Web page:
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Keeping an eye on the night sky

Aside from the moon and a few constellations, most people have a hard time pointing out much in the night sky. That is where the Glacial Lakes Astronomers and Stargazers Society (GLASS) comes in. GLASS holds a public viewing in the horse camp at Glacial Lakes State Park, south of Starbuck, once a month. The volunteers bring a variety of telescopes and binoculars for visitors to look through.

GLASS volunteers, John Skorczewski and Mark Yorkovich, enjoy giving visitors a new perspective on the night sky.

Most nights, they start the viewing a little before dark with a close-up glimpse of craters on the moon.

“We usually try to schedule nights when the moon isn’t full,” said Skorczewski.

“A full moon makes it hard to see the stars,” said Yorkovich. “Even the moon is better to look at when it’s not full.” Sunlight reflecting from a partial moon makes craters look more dimensional than they do during a full moon.

The first GLASS viewing I attended was in July. It had been rescheduled due to cloudy weather the week before, and the moon was nearly full. Amazingly, at the horse camp the moon was so bright that it cast shadows of the us similar to a streetlight in town. Haze from the earth’s atmosphere shimmered in telescopes pointed at the lunar surface. After everyone had a few looks at the bright moon through filtered lenses, the sky started clouding up.

John was hoping for a sucker hole (a short break in the clouds) a little before 10 p.m. because the Chinese space station, Tiangong-1, would fly overhead and a booster (space junk left in the atmosphere from a rocket launch) would also be visible around that time.

The cloud cover gave us time to talk about the sky. John and Mark answered all of our questions. Several books and star maps were on hand to help. John has a large National Geographic map of the moon from 1968, before man landed on it, that he displayed to help show us around the lunar surface before dark. John showed us the proposed landing areas from the Apollo program. Another part of that map showed the size of the Grand Canyon dwarfed by the size of a lunar canyon.

As clouds covered the moon, John mentioned that it looked like the famous photo called “Pillars of Creation.” The pillars are giant clouds of gas with stars being born in them. It was a group of photos taken by the Hubble Space Telescope in 1995 and put together into one breathtaking image. It shows ethereal clouds of gas in many colors with stars scattered around them in various stages of development. The gas and stars are 7,000 light years away in the Eagle Nebula.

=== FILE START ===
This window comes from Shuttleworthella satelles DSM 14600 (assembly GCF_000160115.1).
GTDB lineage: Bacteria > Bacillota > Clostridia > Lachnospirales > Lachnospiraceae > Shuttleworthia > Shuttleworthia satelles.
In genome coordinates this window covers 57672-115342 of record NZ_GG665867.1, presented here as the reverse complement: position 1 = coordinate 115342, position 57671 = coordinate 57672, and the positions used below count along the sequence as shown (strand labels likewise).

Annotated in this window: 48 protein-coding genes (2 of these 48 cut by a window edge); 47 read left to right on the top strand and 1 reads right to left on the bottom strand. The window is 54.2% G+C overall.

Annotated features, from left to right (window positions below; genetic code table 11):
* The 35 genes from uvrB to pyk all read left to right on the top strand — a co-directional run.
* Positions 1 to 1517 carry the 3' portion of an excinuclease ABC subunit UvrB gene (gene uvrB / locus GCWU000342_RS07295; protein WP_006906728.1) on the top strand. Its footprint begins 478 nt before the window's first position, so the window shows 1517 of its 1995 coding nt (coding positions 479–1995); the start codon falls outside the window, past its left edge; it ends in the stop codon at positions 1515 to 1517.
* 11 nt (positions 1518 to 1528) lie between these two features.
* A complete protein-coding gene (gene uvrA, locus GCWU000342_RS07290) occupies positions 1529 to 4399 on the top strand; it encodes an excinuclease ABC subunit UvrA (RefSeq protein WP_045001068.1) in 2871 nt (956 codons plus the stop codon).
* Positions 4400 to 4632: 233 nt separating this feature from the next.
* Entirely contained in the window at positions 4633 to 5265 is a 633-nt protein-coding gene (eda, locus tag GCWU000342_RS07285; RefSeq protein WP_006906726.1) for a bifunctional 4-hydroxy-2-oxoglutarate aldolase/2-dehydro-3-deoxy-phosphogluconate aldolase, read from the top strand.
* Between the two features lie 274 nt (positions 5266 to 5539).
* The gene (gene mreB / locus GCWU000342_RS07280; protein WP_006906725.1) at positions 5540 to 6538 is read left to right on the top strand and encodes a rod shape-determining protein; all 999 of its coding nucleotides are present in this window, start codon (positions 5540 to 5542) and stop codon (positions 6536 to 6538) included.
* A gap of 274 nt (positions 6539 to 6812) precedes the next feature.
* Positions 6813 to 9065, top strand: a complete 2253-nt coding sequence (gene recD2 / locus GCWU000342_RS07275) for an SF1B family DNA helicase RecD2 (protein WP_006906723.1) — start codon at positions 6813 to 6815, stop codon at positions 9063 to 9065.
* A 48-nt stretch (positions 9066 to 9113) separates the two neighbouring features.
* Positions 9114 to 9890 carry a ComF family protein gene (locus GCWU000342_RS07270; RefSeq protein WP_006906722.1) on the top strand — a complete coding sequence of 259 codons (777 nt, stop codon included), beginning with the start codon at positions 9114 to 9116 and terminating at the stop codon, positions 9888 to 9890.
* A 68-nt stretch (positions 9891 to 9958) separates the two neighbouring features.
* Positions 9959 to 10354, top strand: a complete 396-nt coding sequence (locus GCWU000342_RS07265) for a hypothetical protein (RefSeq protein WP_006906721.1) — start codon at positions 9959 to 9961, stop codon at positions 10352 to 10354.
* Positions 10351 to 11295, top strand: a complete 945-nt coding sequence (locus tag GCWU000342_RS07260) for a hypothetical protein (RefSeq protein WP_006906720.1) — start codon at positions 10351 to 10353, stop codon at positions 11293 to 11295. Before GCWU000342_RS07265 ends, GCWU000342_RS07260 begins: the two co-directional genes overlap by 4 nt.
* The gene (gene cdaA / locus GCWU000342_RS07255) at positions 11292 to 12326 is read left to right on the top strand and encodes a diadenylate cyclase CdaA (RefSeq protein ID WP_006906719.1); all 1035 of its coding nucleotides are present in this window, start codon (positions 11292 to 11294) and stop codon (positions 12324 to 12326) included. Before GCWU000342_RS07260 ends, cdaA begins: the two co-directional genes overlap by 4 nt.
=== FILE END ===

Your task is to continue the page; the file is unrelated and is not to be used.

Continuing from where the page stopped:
Unfortunately, the clouds held tight, and no sucker hole was available to see Tiangong-1 or the booster.

Then someone spotted Saturn. Telescopes swiftly swung around, and it was a race to see the ringed planet before clouds ended the show again. Once the telescopes zeroed in, we got a chance to see the planet, its rings and a little speck of light to the right that GLASS volunteers said was the Saturnian moon, Titan. It was the real deal. We were actually seeing a moon and rings around another planet with our own eyes.

The bright moon and increasing cloud cover ended the show after about two hours. All of us went away happy with what we had seen.

Visitors don’t need any special equipment when they attend or start stargazing on their own. If they have an old telescope or binoculars laying in the attic, they are asked to bring them. The GLASS volunteers will help visitors get started. A pair of 10×50 binoculars is perfect. Any binoculars will let them see more than they could see with the naked eye.

“Sitting back in a lawn chair with just a pair of binoculars,” Yorkovich said, “is a great way to view the sky. You can see a lot with just binoculars, plus leaning back in a lawn chair helps to steady the binoculars when you are looking through them for a long time.”

Only use a flashlight with a red lens on it. This will preserve night vision and remember to not use headlights, just parking lights, near astronomers after dark.

A bundle of special equipment is available for serious amateur astronomers. Different kinds of telescopes. More powerful eyepieces. Filters to bring out different features like the red dot on Jupiter. Many, many books are available. Skorczewski, who works for a machining company, makes his own custom telescope mounts and other parts for his hobby.